It is widely known that the Victorians were preoccupied with mythologizng children, rendering them as innocent water nymphs, frolicking jollily along the shoreline, floating in the air as cherubs, or even as full-breasted women strangely lacking in pubic hair. In this Cult of the Child, children (and women, for that matter) were sexless, yet suggestive. Their sexuality was decorated with the props of innocence, flowers and wings, halos and purifying baths, promoting, as Bram Dijkstra put it, “a genre of child pornography that disguised itself as a tribute to the ideal of innocence.” (195, Idols of Perversity) Children were presented provocatively, but in a form that was acceptable. Still, if you strip away the props and the pretense cfrom these airbrushed and dilute images, a more perverse, more fetishistic rendering is revealed.
It is interesting to compare Dodgson’s photographs with the nude children taken by contemporaries like Julia Margaret Cameron and Oscar Gustave Rejlander, who, while they did not fully escape judgement, somehow managed to avoid the label of “pervert” that has landed squarely on Dodgson’s soldiers. Or, for that matter, with the paintings of William Stephen Coleman (whose children, Roger Taylor notes, were “happy to be naked in the perpetual sunlight of his imagination”), Paul Chabas, Paul Peele, Leon Frederic, and others. It was not the nudity or the age that offended: naked children were, in fact, “a favorite subject matter” (104, Princeton) in popular art at the time. Moreover, Dodgson photographed relatively few nude studies: “eight sessions spread over thirteen years involving the children of six families.” (107, Princeton)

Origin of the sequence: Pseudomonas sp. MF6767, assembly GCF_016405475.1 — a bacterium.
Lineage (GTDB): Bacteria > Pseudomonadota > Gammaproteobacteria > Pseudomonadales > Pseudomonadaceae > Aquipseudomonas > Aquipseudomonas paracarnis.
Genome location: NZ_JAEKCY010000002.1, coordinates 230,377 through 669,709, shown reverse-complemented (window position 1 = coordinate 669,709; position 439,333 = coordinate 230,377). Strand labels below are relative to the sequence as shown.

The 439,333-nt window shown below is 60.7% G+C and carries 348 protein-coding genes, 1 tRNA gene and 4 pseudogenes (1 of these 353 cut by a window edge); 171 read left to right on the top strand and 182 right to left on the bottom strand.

The fact is, it is not merely the nudes that come into question; but all of Dodgson’s pictures of little girls and, beyond that, his relationships with his “child-friends” in general. Indeed, one cannot help but wonder why he has become the focal point of so much prurient speculation. In a letter to one of the sitter’s parents, Dodgson remarked, “If I did not believe I could take such pictures without any lower motive than a love of pure Art, I would not ask it.” (109, Princeton) Only four of these nude studies survive today, and they are heavily hand-colored, barely discernable as photographs. Dodgson took special precautions to destroy copy prints and negatives of these studies, which were always taken with the parents’ full knowledge and consent. He was all too aware of the climate in Victorian England, the zeal with which the Society for the Suppression of Vice worked to search out and destroy cases of “indecent” photography and art, and to bring charges. The fact that the camera provided a more “clinical” picture than did paint made the matter of photography all the harder to define: at the time, many were still unsure whether photographs should be considered art at all.